# Multivariate Frequency-Severity BRMS Model

Hi there,

I am currently trying to model aggregate insurance losses in BRMS using a multivariate LogNormal-Poisson model. This has not proven straightforward, due to the frequency being intrinsically linked to the severity component.

To give some context, every insurance policy in a dataset has a deductible (aka “excess”). This can vary significantly between policies. No losses will be reported if they fall below the deductible, so the severity data is left-truncated at the deductible. All things being equal, we would expect a lower frequency for high deductible policies versus low deductible ones.

If we assume all policies follow the same frequency distribution for ground-up frequency (i.e. frequency assuming all losses are reported, whether above or below the deductible) and the same severity distribution, then:

Ground-Up Frequency ~ Poisson(lambda)

Ground-up Severity ~ LogN(mu, sigma)

This means that, for policy i in the data, the aggregate loss S_i, given deductible d_i, is:

S_i = Sum(X_{ij}) from j = 1 to N_i

N_i ~ Poisson(lambda * (1 - LogN_CDF(d_i, mu, sigma)))

X_{ij} ~ LogN(mu, sigma | X_{ij} > d_i)

For simplicity, I am assuming no population- or group-level effects.

I have copied in some example code below.

My key questions are:

1. Is there a way in a BRMS multivariate model to refer to parameters from the other model component? I want the Poisson model parameter to be adjusted based on the LogNormal severity at the deductible.
2. Is it possible to adjust the log-likelihood in a way such that both frequency and severity have equal influence on the parameter fit? Poisson and LogNormal log-likelihoods are quite different, so there will currently be a bias in the model towards the severity.
3. The ‘ded * 0’ term in my code is included purely to bring the deductible into the Stan model data. Is there a cleaner way of doing this?

Using stanvars, I can refer to Intercept_loss and sigma_loss, which works for this context. However, it would not work if I start adding population or group level effects to the severity model, so the methodology needs to generalise beyond what it is now.

``````

library(brms)
library(tidyr)

options(stringsAsFactors = FALSE)

#### Simulate Frequency Data ####

freq_n = 10e3
freq_lambda = 2

freq_data =
data.frame(
pol_id =  seq(freq_n),
freq = TRUE,
sev = FALSE,
ded = runif(freq_n, 1e3, 10e3),
claimcount_fgu = rpois(freq_n, freq_lambda),
loss = 1
)

#### Simulate severity Data ####

sev_mu = 8
sev_sigma = 1.5

sev_data =
data.frame(
ded = rep(freq_data\$ded,
freq_data\$claimcount_fgu),
loss =
unlist(
lapply(
seq(freq_n),
function(i){

rlnorm(freq_data\$claimcount_fgu[i],
sev_mu,
sev_sigma)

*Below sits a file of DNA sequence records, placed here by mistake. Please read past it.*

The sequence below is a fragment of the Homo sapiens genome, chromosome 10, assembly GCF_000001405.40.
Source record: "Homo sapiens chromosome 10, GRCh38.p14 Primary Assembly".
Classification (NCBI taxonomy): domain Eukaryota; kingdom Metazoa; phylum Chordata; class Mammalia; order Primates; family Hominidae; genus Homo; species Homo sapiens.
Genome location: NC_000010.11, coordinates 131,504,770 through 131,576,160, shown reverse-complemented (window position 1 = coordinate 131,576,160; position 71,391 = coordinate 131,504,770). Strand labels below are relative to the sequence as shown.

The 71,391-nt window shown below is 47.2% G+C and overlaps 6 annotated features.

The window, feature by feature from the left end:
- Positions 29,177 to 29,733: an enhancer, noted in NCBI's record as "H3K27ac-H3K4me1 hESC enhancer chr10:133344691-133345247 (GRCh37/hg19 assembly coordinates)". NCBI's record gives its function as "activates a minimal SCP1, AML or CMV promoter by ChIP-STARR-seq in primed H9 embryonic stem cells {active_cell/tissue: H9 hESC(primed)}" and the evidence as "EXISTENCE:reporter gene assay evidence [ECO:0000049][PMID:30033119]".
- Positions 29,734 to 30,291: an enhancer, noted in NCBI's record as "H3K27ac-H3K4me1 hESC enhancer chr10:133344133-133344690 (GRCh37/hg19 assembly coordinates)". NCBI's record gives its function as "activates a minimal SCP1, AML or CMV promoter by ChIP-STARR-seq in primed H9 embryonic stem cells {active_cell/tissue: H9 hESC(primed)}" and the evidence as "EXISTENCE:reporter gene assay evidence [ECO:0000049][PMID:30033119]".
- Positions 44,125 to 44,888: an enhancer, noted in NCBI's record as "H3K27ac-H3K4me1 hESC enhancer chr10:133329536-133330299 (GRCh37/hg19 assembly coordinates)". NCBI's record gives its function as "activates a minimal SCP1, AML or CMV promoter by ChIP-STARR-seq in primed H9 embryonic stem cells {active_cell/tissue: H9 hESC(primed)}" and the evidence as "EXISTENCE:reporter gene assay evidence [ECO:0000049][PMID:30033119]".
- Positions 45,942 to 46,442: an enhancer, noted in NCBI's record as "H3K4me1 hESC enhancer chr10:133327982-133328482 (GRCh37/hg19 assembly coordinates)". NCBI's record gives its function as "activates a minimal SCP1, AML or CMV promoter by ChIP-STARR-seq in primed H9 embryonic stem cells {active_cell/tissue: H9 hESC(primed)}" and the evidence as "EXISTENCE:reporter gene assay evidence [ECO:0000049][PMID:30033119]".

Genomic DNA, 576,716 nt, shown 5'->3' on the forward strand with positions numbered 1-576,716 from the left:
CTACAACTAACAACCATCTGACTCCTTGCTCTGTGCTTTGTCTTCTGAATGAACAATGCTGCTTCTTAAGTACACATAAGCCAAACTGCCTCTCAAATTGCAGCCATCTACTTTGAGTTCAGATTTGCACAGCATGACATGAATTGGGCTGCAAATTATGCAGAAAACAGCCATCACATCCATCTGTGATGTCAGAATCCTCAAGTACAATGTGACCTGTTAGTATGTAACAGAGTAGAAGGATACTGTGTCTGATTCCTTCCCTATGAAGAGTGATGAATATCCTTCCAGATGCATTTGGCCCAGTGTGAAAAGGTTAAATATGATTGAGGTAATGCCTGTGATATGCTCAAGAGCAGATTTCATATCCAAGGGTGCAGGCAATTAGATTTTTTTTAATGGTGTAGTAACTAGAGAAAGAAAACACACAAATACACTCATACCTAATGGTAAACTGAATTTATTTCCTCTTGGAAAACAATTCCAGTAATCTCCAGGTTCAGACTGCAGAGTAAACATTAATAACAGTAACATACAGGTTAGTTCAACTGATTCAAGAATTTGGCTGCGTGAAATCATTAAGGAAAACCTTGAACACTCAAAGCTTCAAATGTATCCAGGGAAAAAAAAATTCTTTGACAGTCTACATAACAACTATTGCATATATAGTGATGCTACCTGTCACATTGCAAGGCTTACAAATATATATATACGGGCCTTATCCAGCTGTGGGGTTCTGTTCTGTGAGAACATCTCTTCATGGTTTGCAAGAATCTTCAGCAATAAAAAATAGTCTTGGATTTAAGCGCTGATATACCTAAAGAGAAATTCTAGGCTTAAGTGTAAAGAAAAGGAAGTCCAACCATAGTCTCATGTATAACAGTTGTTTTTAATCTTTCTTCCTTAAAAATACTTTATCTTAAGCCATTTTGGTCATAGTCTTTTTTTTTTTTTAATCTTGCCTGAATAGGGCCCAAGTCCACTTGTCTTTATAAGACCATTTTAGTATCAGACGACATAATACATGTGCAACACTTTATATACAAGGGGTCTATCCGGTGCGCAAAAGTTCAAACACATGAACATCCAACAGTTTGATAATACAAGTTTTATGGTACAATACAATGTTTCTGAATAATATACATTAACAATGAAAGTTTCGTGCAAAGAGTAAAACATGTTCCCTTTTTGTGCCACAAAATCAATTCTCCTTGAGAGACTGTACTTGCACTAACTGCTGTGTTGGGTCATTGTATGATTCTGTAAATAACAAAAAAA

}
)
)
) %>%
mutate(
pol_id = rep(seq(freq_n), freq_data\$claimcount_fgu)
) %>%
filter(
loss > ded
) %>%
mutate(
claim_id = row_number(),
freq = FALSE,
sev = TRUE,
claimcount = 0,
claimcount_fgu = 0
)

freq_data_net =
freq_data %>%
left_join(
sev_data %>%
group_by(
pol_id
) %>%
summarise(
claimcount = n()
) %>%
ungroup(),
by = "pol_id"
) %>%
mutate(
claimcount = coalesce(claimcount, 0L)
)

#### Join Data ####

full_data =
bind_rows(freq_data_net, sev_data)

#### Multivariate Model ####

stanvars =
"
nlp_claimcount_f1 =
nlp_claimcount_f1 +
log(1 - lognormal_cdf(C_claimcount_1 ,
Intercept_loss,
sigma_loss));
"

fit_freq =
bf(claimcount | subset(freq) ~ f1 + ded * 0,
f1 ~ 1,
nl = TRUE) +
poisson()

fit_sev =
bf(loss | subset(sev) + trunc(lb = ded) ~ 1
) +
lognormal()

mv_model_fit =
brm(fit_freq + fit_sev + set_rescor(FALSE),
data = full_data,
chains = 1,
iter = 1000,
warmup = 250,
stanvars =
stanvar(
scode = stanvars,
block = "model"
),
prior =
c(prior(normal(0, 1),
class = b,
coef = Intercept,
resp = claimcount,
nlpar = f1)
)
)

``````

Please let me know if my explanation or code is not clear. Any advice would be very much appreciated!

1 Like

Hi
sorry for not getting to you earlier, this is a well written question.

No, this is currently not possible. The closest you can do with `brms` out of the box is to add varying slopes/intercepts that are correlated across responses. Other than that you may play with `stanvars` (as you did), or it might be also possible to write a custom family that would accept claim count as response and severity as additional data (via `vint` or `vreal`).

If this is an issue, this looks like the model actually does not represent your domain knowledge well - if you actually don’t want exactly the same values to predict both responses, just “somewhat related” values then using an intercept/slope that is correlated between the responses might in fact be a better choice. In fact a correlated intercept per row + fixing the sigma to a small-ish constant can closely mimic a correlation of the residuals (and works for non-gaussian likelihood), maybe that would represent your domain knowledge better?

You can pass additional data via `stanvars`.